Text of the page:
Boston

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Every single day of our lives, we wake up with the expectation that our feet will touch the floor, that our hair will be a mess, that we’ll have to hurry and eat our breakfasts if we want to get to our jobs and our classes and our interviews on time. We check our mail and frown at the bills. We start our cars just to realize that we’re nearly out of gas again, and we aren’t incredibly surprised. Life is built by the mundane. We expect it.

And maybe that’s why we are consistently caught off guard when that red banner bleeds across our computers and our televisions and our phones, when “BREAKING NEWS” pounds a lump into our throats, when something huge has happened and everything’s still a blur and we know it’s bad but we don’t know just how bad. When misery screams and the pain on the face of a stranger is a chilling reflection.

None of us expect to wake up to a tragedy.
All of us, however, have fallen into a distinct habit of reaction.

We spout off overused responses in an attempt to sound sincere and sympathetic — my thoughts and prayers are with those affected; this world is so awful. We say we’re praying when, really, we’re paralyzed, void of comprehension. We say our thoughts are with the victims when, really, our thoughts are with the perpetrator: why would someone do this? We trump the word “terrorism” as if it only exists outside of our homes and our country, some distant, senseless thing that swoops in to rattle us and our state of mundane. We vow justice as if we can wholly deliver such a thing. We talk about those who are “affected” as if they’ve got some disease we haven’t caught yet.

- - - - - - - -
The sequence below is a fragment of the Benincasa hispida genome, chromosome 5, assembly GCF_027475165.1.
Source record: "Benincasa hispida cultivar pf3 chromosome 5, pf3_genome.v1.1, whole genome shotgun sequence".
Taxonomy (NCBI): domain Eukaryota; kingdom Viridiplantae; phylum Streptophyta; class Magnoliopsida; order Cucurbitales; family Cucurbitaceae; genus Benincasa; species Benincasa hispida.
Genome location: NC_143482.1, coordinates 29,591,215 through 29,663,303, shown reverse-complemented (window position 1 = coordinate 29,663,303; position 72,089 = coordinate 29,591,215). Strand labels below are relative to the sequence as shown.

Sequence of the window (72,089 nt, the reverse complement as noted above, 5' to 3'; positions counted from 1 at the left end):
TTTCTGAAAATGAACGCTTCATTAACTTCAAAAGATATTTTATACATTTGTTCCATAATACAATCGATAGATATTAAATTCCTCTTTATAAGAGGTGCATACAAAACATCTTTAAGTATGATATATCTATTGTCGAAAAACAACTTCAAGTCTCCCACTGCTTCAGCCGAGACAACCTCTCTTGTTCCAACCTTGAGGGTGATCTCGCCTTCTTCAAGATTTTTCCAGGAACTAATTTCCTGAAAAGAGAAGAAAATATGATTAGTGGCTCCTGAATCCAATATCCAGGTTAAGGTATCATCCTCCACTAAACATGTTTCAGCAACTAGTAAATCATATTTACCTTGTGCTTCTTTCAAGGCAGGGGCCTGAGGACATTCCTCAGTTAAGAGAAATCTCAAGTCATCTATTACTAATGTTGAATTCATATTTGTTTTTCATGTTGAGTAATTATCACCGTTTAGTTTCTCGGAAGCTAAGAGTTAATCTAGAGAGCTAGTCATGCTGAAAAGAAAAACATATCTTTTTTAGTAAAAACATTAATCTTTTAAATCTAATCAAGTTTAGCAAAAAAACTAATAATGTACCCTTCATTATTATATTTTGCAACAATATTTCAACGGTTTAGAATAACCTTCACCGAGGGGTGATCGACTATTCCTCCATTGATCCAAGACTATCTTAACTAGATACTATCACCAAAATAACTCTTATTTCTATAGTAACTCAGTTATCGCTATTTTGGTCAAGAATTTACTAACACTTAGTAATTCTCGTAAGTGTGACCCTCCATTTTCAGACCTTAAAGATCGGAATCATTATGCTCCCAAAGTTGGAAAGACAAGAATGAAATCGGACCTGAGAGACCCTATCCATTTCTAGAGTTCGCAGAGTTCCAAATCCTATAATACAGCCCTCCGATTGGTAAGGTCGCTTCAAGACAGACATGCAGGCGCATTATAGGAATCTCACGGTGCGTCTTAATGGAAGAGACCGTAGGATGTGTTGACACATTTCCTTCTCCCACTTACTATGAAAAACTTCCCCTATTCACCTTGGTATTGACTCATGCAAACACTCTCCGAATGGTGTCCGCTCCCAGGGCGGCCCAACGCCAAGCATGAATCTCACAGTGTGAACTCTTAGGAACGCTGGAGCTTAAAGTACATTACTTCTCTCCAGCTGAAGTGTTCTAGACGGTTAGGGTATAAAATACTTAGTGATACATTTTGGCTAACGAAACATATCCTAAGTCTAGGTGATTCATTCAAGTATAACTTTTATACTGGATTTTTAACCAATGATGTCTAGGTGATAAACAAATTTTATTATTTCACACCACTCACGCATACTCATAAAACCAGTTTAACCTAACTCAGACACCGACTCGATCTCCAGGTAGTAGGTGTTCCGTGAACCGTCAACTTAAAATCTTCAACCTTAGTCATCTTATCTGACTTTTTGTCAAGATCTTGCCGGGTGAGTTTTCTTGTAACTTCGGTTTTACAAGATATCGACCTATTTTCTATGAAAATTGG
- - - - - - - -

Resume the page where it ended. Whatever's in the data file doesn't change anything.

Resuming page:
I hate how we say that as if we aren’t affected merely by being a human being, too.

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